I can't believe it's been ten years since S.A.F.E.R. was launched. They are trying to crowd fund $5,000 to throw an anniversary party, and they are very close. More information is below. Click here to donate:
In January 2005, Steve Fox and Mason Tvert set out to change the culture in Colorado. They did so by launching the SAFER campaign and relentlessly promoting the message that marijuana was less harmful than alcohol. Through campus initiatives, citywide and statewide ballot initiatives, and all kinds of creative stunts, SAFER generated hundreds of television news stories and countless articles -- all conveying the "marijuana is safer than alcohol" message. It was, arguably, the most strategic and successful pro-marijuana campaign in history. It is no coincidence that Colorado is now leading the world into a new era of cannabis acceptance.
On January 30th, SAFER is celebrating its 10 year anniversary and we need your support to get this non-profit the money it needs to celebrate appropriately. The money raised will go towards securing an event space, a band, food and beverages for guests and to produce a very memorable video production memorializing SAFER's history and successes.
Safer Alternative For Enjoyable Recreation (SAFER) is a non-profit organization based in Denver, Colorado. The SAFER campaign was initially launched in Colorado on the campuses of the University of Colorado at Boulder (CU) and Colorado State University (CSU) in response to the alcohol overdose deaths of CSU sophomore Samantha Spady, 19, and 18-year-old CU freshman Lynn "Gordie" Bailey. SAFER, led by Mason Tvert, argued that students should not be punished more severely for using marijuana - which is incapable of causing death by overdose---than for using the potentially fatal (and for many college students legal) drug alcohol.
The pilot project took off quickly. Within months, organizers had coordinated and passed student referendums at both campuses. These referendums called on the universities to make the penalties for the use and possession of marijuana no greater than the penalties for the use and possession of alcohol. Under Colorado state law prior to 2013, having an ounce of marijuana or less is punishable by a $100 fine but no jail time.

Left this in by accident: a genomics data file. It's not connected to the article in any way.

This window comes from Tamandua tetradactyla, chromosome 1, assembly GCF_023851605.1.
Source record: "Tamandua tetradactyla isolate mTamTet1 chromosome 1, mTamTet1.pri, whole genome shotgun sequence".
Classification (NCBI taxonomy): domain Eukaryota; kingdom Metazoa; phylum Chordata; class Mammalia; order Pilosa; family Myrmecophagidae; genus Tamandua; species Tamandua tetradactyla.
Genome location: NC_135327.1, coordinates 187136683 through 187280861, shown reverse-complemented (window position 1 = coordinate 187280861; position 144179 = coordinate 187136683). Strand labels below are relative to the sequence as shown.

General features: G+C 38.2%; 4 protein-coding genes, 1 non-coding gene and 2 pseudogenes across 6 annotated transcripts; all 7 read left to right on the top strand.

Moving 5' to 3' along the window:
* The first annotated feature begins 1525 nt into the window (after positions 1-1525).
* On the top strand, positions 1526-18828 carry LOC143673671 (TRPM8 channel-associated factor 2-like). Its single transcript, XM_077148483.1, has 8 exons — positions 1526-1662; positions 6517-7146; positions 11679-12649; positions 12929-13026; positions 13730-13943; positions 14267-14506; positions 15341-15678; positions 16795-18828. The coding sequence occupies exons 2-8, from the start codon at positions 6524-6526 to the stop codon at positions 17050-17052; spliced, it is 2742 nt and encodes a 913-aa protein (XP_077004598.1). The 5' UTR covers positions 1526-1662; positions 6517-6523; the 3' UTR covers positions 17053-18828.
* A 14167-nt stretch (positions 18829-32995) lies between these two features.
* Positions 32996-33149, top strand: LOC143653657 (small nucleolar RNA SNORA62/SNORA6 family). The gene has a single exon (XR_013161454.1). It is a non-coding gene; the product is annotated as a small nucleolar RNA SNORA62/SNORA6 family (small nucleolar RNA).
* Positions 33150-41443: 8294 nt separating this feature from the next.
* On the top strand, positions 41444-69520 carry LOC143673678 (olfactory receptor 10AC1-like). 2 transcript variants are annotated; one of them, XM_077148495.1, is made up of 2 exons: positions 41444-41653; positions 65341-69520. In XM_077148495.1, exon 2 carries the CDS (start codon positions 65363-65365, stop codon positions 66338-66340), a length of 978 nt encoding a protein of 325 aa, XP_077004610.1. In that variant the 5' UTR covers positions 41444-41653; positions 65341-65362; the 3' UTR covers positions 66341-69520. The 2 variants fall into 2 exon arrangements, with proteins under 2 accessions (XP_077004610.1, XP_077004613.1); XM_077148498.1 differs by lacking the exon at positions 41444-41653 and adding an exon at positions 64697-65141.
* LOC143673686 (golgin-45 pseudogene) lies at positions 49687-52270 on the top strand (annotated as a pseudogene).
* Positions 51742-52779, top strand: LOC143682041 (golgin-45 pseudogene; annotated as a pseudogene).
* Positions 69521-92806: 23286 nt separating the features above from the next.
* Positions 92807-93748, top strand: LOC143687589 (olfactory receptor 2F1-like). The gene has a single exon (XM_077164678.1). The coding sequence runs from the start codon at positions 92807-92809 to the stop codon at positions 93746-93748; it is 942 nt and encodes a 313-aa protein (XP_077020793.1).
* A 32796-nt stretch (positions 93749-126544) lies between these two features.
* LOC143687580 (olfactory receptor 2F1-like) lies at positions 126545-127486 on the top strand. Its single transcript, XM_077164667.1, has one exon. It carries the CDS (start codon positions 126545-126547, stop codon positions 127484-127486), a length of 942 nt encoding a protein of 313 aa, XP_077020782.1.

In the summer of 2005, SAFER leaders decided to run a citywide marijuana legalization initiative in Denver, Colorado called the Alcohol-Marijuana Equalization Initiative. The proposed initiative (I-100) would have made the possession of up to one ounce of marijuana legal for individuals 21 and older under city ordinances. After a campaign in which the relative harms of marijuana and alcohol were repeatedly highlighted, the initiative passed November 1, 2005 by a 53.5% to 46.5% margin. The initiative also made possession of marijuana by those under 18 punishable by fine only.
In December 2005, the SAFER Voter Education Fund announced that it would be supporting a statewide ballot initiative campaign in Colorado to make the possession of up to one ounce of marijuana legal under state law. Again, the main argument of the campaign was that Colorado residents should not be forced to use alcohol rather than marijuana when they want to unwind or have fun. On a shoestring budget, SAFER managed to collect approximately 70,000 valid signatures and qualified the initiative for the November 2006 ballot. This forced the issue onto the front pages of the newspapers and the top of television news programs. Mason even had the opportunity to debate Attorney General John Suthers on network television. The campaign, as expected, came up short on Election Day, but the mission of forcing Coloradans to think about the fact that marijuana is less harmful than alcohol was accomplished.
Fast forward to 2012... The SAFER campaign was incorporated into the Campaign to Regulate Marijuana Like Alcohol, the committee behind Amendment 64 in Colorado. Mason served as co-director of the campaign (along with Brian Vicente, the other co-director) and continued to push the SAFER message in billboards, online, and in the media. When Election Day came around, it was apparent that the goal of the SAFER campaign had been achieved. A strong majority of voters were no longer afraid of marijuana and had accepted it as a sensible alternative to alcohol. Colorado was, and always will be, the first state in the nation to make the production, distribution, possession, and home cultivation of marijuana legal.